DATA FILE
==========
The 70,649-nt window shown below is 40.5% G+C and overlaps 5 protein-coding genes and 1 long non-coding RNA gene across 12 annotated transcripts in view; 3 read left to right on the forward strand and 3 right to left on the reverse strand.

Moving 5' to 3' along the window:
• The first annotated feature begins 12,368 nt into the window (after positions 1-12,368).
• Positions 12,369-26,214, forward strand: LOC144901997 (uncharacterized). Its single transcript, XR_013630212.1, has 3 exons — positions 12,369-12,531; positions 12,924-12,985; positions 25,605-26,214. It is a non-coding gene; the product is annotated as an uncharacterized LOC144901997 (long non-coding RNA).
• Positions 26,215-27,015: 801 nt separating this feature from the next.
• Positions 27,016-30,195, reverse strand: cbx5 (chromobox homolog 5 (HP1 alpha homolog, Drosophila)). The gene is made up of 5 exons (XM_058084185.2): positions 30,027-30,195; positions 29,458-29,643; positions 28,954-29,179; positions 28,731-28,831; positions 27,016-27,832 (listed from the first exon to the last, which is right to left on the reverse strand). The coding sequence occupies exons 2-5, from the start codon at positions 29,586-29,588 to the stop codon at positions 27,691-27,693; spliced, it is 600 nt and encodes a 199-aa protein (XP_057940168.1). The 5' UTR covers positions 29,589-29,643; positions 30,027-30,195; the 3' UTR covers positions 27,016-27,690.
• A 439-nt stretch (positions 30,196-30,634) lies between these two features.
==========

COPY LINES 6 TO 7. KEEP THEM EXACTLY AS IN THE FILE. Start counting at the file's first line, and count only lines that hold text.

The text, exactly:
• Positions 27,016-30,195, reverse strand: cbx5 (chromobox homolog 5 (HP1 alpha homolog, Drosophila)). The gene is made up of 5 exons (XM_058084185.2): positions 30,027-30,195; positions 29,458-29,643; positions 28,954-29,179; positions 28,731-28,831; positions 27,016-27,832 (listed from the first exon to the last, which is right to left on the reverse strand). The coding sequence occupies exons 2-5, from the start codon at positions 29,586-29,588 to the stop codon at positions 27,691-27,693; spliced, it is 600 nt and encodes a 199-aa protein (XP_057940168.1). The 5' UTR covers positions 29,589-29,643; positions 30,027-30,195; the 3' UTR covers positions 27,016-27,690.
• A 439-nt stretch (positions 30,196-30,634) lies between these two features.